It's been a year and a half since Dropbox first showed off "Smart Sync" (then known as Project Infinite), a feature that would let everything stored in your Dropbox account show up on your computer, whether the file was located on your hard drive or up in the cloud. It launched for the enterprise-level Dropbox Business users in January, but today Smart Sync will be available for all of Dropbox users as part of a brand-new service tier.
It's called Dropbox Professional, and Dropbox group product manager Vinod Valloppillil says that it's a way for the company to get back to the users it originally focused on. That includes "creative" users who used Dropbox to back up all their important files, whether for personal usage or people who were freelance designers, musicians, writers and so on -- people who didn't really differentiate much between their work or personal files. "70 percent of all Dropbox Basic [free] and Plus [$99/year for 1TB of storage space] usage is actually for business," Valloppillil said. "This segment of the economy, people who aren't on enterprise teams but want something more significant than you get out of consumer product, was a big opportunity."
The $200/year (or $20/month) Dropbox Professional product includes 1TB of storage, the Smart Sync feature and something entirely new: Showcase. Previously, sharing files in Dropbox meant the recipients got a link to a website that basically looked like a file system -- not exactly the most inspiring presentation. Showcase lets users arrange a set of different files to share in a much more engaging, visual way, as you can see in the image above.
The top of a Dropbox Showcase is customizable -- you can add a cover image and title as well as a message to the recipients. Dropbox envisions this feature as an easy way for people to share their portfolios or pieces of a project with clients. There's no doubt it's more attractive than a list of files, and Dropbox also believes that recipients will be more likely to actually go through all documents, images and videos shared in a Showcase. As someone who's received many shared Dropbox folders over the years, I do feel like I'd be more likely to engage with something presented in a Showcase vs. a list of files and folders. At the very least, it's easier to get a quick overview of what's being shared.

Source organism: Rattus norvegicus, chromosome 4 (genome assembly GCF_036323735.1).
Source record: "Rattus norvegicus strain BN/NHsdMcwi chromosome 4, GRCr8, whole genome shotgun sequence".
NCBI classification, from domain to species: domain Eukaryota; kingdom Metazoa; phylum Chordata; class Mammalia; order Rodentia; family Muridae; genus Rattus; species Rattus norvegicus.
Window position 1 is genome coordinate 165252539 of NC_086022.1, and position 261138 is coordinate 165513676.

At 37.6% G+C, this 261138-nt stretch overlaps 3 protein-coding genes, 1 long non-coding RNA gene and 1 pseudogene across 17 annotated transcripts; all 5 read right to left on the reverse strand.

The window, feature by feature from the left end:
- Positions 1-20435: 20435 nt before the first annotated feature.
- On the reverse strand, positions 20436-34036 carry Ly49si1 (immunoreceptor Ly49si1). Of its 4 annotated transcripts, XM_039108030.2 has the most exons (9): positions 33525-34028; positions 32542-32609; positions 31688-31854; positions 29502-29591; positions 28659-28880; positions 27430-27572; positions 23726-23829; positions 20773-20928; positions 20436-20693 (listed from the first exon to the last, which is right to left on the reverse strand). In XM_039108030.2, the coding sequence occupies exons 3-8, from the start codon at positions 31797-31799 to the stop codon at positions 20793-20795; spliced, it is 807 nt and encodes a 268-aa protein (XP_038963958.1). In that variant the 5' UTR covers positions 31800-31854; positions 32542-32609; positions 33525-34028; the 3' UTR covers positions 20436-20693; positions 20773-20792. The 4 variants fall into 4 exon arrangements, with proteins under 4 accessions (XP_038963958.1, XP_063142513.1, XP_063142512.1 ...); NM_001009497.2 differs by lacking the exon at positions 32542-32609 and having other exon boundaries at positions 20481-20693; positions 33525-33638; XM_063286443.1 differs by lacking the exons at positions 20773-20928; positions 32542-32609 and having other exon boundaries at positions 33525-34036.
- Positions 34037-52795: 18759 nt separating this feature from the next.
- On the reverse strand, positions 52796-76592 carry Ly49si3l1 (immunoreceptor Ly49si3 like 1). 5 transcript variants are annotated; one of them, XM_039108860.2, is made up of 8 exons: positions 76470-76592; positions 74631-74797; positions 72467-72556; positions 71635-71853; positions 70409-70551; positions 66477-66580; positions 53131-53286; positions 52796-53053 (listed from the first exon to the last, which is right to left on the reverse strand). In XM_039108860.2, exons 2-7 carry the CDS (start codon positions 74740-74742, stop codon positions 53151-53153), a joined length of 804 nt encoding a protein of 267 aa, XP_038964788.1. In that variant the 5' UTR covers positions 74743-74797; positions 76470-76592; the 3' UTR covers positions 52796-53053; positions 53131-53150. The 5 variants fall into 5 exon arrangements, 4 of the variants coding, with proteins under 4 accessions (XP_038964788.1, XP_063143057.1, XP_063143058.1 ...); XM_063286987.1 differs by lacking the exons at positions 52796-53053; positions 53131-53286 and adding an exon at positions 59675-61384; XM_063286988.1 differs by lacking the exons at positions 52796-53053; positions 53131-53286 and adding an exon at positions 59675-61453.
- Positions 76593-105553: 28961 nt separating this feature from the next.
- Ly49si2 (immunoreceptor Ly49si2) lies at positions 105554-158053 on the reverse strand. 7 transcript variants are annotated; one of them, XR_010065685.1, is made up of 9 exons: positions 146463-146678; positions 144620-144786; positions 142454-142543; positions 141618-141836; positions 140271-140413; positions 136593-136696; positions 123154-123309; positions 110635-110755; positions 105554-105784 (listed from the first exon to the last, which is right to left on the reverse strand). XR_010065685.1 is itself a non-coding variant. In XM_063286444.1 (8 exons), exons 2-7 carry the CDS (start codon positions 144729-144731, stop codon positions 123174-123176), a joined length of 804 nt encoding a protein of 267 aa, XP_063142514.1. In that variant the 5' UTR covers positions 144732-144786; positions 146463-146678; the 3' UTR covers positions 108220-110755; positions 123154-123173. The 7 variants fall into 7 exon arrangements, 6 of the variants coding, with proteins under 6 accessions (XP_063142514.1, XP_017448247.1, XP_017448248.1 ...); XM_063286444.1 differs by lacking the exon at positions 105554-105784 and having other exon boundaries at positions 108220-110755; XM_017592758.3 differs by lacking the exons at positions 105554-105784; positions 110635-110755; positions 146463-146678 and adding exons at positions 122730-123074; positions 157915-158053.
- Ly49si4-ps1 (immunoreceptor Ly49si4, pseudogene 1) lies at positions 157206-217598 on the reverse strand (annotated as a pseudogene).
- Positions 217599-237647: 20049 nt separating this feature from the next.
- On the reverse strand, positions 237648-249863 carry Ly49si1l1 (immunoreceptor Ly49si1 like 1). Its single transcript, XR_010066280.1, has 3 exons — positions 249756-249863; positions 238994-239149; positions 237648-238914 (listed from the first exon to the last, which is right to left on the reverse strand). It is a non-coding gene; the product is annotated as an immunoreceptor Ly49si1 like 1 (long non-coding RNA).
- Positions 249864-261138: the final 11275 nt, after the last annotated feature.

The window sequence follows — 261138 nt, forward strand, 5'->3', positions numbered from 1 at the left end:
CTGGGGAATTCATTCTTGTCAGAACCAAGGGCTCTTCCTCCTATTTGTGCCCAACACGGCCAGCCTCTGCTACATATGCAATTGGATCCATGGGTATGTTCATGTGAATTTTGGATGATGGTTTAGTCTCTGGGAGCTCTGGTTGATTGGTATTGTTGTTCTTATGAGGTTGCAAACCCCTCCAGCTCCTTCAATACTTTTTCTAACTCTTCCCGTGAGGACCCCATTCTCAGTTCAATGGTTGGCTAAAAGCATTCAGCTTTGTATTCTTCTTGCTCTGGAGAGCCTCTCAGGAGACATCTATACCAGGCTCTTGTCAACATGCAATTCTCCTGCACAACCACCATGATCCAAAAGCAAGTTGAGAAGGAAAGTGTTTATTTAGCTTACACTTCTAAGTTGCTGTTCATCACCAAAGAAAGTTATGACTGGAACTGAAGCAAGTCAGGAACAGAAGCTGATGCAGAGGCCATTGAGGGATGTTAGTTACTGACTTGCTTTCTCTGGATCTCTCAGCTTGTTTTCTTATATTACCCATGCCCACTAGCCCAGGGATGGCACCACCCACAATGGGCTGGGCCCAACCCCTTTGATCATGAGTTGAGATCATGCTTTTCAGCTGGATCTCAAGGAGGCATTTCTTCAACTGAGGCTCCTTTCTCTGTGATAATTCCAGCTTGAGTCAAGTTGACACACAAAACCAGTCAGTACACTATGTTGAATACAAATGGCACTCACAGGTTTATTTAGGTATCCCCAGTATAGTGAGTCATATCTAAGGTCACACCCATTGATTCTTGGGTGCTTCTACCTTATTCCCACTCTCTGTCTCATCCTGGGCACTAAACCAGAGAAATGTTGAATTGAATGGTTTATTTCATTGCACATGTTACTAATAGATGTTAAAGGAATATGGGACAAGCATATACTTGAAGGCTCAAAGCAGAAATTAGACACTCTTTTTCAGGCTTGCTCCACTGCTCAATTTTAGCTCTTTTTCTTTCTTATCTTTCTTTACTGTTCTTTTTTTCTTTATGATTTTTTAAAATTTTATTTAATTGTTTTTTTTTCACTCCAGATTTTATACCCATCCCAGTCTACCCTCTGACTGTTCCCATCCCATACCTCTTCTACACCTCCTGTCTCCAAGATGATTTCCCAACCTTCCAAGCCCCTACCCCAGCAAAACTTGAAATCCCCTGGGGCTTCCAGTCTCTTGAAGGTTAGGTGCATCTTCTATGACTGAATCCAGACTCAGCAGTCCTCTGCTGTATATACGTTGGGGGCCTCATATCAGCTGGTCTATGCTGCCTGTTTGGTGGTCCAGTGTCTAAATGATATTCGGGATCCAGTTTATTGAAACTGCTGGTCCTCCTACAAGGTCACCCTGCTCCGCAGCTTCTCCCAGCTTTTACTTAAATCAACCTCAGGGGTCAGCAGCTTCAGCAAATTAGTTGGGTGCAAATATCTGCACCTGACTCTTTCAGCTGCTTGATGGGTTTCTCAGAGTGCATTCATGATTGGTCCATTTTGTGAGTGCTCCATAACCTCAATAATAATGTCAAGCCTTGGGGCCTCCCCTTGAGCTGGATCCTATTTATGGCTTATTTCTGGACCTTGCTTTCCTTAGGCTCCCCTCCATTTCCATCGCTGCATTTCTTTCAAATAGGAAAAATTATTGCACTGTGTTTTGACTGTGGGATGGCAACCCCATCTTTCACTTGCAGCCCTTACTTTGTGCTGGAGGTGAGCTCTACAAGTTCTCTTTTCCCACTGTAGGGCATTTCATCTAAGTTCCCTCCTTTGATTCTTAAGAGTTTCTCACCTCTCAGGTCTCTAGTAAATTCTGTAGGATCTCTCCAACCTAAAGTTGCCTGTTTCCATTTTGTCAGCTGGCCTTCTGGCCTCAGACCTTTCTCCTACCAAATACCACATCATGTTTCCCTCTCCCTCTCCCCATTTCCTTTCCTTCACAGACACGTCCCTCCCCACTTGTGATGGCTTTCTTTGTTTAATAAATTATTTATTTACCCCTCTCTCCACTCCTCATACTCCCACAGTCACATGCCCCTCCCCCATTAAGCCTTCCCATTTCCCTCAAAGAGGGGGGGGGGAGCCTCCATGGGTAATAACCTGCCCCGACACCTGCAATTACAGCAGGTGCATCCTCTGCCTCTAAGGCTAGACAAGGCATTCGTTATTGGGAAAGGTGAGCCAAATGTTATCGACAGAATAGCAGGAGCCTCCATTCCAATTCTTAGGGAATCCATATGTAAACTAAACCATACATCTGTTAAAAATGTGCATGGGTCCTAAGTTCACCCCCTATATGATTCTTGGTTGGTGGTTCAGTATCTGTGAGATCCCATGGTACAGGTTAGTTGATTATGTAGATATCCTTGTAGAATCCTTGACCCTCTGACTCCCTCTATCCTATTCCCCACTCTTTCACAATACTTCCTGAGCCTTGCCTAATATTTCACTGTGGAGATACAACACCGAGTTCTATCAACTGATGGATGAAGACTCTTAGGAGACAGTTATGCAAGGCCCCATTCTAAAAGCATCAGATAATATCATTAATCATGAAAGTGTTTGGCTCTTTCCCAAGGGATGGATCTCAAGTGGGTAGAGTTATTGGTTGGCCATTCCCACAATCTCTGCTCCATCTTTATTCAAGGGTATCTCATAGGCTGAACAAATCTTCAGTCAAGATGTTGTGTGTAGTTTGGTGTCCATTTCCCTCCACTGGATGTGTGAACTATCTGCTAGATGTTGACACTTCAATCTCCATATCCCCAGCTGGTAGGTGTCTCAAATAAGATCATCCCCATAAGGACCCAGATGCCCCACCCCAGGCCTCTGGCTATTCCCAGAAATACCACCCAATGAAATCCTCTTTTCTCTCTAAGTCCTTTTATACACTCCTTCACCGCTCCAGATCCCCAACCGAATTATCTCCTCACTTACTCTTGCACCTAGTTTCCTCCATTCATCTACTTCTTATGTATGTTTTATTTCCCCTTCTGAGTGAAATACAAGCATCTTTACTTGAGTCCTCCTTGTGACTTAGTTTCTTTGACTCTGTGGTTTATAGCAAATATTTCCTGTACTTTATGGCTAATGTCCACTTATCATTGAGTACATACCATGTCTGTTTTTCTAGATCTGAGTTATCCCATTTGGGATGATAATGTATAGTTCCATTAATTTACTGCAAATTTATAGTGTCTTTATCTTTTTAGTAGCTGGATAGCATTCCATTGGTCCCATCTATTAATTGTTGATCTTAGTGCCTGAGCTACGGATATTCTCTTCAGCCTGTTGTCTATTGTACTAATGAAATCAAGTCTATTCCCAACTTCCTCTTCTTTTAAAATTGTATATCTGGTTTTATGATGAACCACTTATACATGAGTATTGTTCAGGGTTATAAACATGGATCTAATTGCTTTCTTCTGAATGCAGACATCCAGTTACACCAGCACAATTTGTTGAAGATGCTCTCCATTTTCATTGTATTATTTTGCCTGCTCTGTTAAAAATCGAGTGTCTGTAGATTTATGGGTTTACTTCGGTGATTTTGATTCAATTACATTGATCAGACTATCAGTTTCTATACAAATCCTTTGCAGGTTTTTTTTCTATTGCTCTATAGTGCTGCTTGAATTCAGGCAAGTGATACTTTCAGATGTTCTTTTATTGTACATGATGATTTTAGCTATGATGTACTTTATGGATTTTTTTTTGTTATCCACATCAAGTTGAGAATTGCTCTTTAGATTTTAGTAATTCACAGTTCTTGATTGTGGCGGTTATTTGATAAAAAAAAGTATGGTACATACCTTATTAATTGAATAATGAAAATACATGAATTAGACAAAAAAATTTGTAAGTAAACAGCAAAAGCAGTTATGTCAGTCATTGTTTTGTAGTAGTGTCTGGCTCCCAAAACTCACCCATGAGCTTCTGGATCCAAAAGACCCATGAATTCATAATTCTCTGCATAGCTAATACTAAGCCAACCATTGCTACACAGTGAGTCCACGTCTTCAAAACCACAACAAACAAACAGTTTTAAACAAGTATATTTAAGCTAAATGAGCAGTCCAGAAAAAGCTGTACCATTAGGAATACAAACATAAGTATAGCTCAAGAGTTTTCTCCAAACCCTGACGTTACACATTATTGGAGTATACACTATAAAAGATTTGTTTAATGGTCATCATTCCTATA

Dropbox added more in-depth analytics capabilities to the new Professional tier, as well. Users will be able to see how many times shared files have been viewed or downloaded, along with how many comments have been left. There are also options for setting sharing passwords so that your files don't get spread around without your approval and set links to expire, as well. Professional gives you 120-day version history, up from the 30 you get in the free and Plus tiers. And Professional users will also get "priority" chat support. That isn't something I would have expected would be a big deal, but Valloppillil said that "we field a lot of self-service and email support requests -- direct priority chat makes getting help a lot faster."
The basic Dropbox experience hasn't substantially changed for most users in a long time, though the company has had the basics of file sharing and cloud backup covered for years now. All of the focus on large corporations has helped it build a sustainable business, but the basic product for individuals hasn't evolved much lately. The new Professional tier represents a way for Dropbox to offer a plan that costs more than the basic $10 / month for 1TB of storage option.
Most average consumers aren't going to need what Professional offers, but Dropbox knows a lot about how its customers use its product and believes that there's a substantial population who'll find Professional worth the cash. But many of these professionals have likely found solutions to the problem Dropbox is trying to solve with Professional already. Heavy Dropbox users will likely find this appealing, but for others it might just be another solution that requires changing up an already-functional workflow. But at the very least, it's good to see Dropbox bring new features to the individuals users the company first targeted when it launched nine years ago.
- This article originally appeared on Engadget.